When it comes to dog sports there’s nothing like Flyball. For one thing, no other dog sport involves teamwork like this sport. Yes, it is noisy and there is constant activity at practice and at the tournaments. The noise however, is the enjoyment that the dogs are having as they play this relay game.

Flyball is a cross between drag racing and relay racing. The start dog and handler use a drag strip style light set up as a release mechanism. Dogs from the same team pass each other with split second precision. This doesn’t happen by accident, it is with countless hours of practice and expertise that this all takes place.

One the best things about Flyball are that in a matter of months a handler and dog can be racing. This is not to say they are earning titles their first time out, but they are actively engaged in the sport and participating on a team early on. It does happen quite often however, when a first time participant will do well and earn a title. Not all dogs learn in a matter of months though. Some take a year or even longer but the fruits of their labor pay off big time.

When you and your team are at the start line and the light turns green for the start dog to cross the line, everybody is cheering, yelling, and the adrenaline is really flowing. All the dogs are hyped up and so are the handlers.  It’s an unbelievable feeling which you just have to experience since a description of the situation doesn’t give it justice. Fortunately, there are other times in flyball racing where there is very little or no tension.


One very nice aspect of Flyball is the camping portion of the sport. I know what you’re thinking. What does camping have to do with Flyball? At each tournament we have to set up a camp for our team. This is no small chore, especially since we spend two days at the site racing which is the entire weekend. As team captains, we have to stake out our claim usually a day in advance. Even when we race out of town we stake out our campsite the night before racing. Our camp consists of 7 to 10 canopies, a dozen chairs, a dozen dog crates and x-pens,  a couple of tables, twelve to twenty people, and 15 to 20 dogs. Oh yeah, I almost forgot about our most important item, the barbecue! So on tournament weekends when we race, we also barbecue, camp and have so much fun with our dogs and team members it’s hard to imagine.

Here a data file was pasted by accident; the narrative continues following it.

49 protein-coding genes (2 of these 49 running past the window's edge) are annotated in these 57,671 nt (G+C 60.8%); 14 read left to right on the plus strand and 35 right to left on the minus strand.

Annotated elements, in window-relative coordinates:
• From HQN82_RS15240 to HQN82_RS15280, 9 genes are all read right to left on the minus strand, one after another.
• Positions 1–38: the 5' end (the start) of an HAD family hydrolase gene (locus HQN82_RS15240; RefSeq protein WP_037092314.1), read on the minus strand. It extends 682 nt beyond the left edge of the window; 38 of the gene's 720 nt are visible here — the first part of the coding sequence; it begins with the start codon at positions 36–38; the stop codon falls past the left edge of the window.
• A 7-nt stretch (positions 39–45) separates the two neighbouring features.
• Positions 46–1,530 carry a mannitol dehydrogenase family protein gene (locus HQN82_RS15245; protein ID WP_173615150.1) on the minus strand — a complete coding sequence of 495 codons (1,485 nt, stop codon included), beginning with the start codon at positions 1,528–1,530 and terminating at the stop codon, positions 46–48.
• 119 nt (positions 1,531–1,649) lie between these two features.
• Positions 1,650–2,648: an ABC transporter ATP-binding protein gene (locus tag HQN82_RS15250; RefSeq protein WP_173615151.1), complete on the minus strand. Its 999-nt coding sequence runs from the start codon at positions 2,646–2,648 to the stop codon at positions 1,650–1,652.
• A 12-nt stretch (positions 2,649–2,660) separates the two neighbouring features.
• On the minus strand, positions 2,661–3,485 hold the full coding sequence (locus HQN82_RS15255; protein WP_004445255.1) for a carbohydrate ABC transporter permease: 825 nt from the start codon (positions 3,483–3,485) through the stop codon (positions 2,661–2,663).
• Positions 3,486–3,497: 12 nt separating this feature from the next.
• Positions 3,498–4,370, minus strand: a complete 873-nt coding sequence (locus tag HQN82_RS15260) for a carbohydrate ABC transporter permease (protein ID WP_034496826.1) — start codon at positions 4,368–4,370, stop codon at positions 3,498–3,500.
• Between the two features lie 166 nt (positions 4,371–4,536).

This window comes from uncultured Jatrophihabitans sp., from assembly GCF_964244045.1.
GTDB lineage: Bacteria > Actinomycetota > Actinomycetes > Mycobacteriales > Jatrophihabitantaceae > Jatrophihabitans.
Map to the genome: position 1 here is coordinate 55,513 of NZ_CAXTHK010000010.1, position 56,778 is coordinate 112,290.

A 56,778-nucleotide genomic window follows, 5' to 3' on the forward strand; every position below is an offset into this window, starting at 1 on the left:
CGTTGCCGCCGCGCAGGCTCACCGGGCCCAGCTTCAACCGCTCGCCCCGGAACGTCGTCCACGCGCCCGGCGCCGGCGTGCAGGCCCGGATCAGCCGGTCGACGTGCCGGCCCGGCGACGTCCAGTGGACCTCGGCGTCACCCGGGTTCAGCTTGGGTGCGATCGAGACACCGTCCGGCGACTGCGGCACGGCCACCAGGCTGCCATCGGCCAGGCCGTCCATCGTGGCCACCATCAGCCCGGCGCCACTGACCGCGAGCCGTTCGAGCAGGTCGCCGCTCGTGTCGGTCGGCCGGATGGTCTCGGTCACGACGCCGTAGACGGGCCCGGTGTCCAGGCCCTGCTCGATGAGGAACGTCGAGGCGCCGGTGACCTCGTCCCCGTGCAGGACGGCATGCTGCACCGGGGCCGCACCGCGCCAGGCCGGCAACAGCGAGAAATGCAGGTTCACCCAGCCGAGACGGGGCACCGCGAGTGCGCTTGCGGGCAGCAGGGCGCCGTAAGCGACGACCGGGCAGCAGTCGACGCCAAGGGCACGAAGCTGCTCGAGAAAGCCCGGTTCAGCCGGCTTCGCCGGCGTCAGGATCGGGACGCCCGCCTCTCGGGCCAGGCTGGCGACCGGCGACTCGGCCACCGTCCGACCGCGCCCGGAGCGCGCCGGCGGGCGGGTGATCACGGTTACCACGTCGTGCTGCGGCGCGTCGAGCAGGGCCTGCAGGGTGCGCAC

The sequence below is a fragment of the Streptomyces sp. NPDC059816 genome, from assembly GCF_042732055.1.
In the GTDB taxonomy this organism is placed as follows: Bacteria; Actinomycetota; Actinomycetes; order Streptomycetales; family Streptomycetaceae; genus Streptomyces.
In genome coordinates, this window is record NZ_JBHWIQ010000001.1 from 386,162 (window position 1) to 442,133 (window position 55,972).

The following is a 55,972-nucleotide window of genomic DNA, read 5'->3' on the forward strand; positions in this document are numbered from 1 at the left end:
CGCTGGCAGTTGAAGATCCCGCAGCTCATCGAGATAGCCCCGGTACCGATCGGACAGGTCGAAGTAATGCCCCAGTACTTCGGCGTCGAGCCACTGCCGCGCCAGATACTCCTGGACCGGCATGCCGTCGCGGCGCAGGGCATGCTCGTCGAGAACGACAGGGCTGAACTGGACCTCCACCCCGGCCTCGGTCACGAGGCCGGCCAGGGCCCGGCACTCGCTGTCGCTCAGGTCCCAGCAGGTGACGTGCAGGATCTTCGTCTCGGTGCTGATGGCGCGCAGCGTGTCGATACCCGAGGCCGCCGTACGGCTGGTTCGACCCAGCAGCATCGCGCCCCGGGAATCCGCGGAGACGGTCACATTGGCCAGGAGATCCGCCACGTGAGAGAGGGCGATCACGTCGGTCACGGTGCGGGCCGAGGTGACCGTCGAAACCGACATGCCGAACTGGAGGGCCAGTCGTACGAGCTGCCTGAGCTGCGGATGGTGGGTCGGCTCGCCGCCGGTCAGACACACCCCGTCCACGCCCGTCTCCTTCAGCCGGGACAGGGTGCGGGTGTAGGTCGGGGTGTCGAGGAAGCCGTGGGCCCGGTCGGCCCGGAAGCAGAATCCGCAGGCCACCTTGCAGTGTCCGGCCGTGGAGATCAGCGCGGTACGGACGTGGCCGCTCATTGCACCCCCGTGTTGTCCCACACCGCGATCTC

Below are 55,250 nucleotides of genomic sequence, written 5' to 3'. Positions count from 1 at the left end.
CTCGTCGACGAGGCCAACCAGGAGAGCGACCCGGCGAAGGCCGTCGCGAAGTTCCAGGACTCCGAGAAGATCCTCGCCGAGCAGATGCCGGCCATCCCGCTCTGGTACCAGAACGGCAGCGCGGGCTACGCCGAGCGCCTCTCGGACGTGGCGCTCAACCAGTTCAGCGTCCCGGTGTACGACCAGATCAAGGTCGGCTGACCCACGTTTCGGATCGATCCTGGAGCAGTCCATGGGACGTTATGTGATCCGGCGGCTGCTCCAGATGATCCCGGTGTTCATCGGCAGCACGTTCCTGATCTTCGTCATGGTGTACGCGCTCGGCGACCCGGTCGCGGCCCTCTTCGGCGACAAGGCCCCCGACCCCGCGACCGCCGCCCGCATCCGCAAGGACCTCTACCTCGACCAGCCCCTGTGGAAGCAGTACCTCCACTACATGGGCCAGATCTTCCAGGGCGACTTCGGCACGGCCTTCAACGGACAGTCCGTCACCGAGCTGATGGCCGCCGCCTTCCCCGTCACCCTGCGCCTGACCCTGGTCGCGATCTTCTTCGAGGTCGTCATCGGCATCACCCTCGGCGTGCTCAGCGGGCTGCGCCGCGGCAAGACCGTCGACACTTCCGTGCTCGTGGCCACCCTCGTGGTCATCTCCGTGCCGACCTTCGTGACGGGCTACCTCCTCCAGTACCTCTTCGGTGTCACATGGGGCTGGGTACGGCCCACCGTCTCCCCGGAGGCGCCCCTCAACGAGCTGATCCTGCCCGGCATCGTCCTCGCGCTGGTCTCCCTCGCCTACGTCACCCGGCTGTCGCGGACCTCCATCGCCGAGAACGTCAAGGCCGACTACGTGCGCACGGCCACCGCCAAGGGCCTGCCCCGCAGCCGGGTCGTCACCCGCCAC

6080 Ramona 05-23-09

Believe it or not, the Flyball Team becomes part of your extended family. You spend a weekend every other month at a tournament and a least one day per week practicing with them.

In addition to this, we do demonstrations several times per year for public events and have an occasional get together such as our annual Christmas Party. The important part of this sport is that you and your dog spend quality time together, make new friends, and have a wonderful life doing something you and your pooch really like to do.
Meika's First Tournament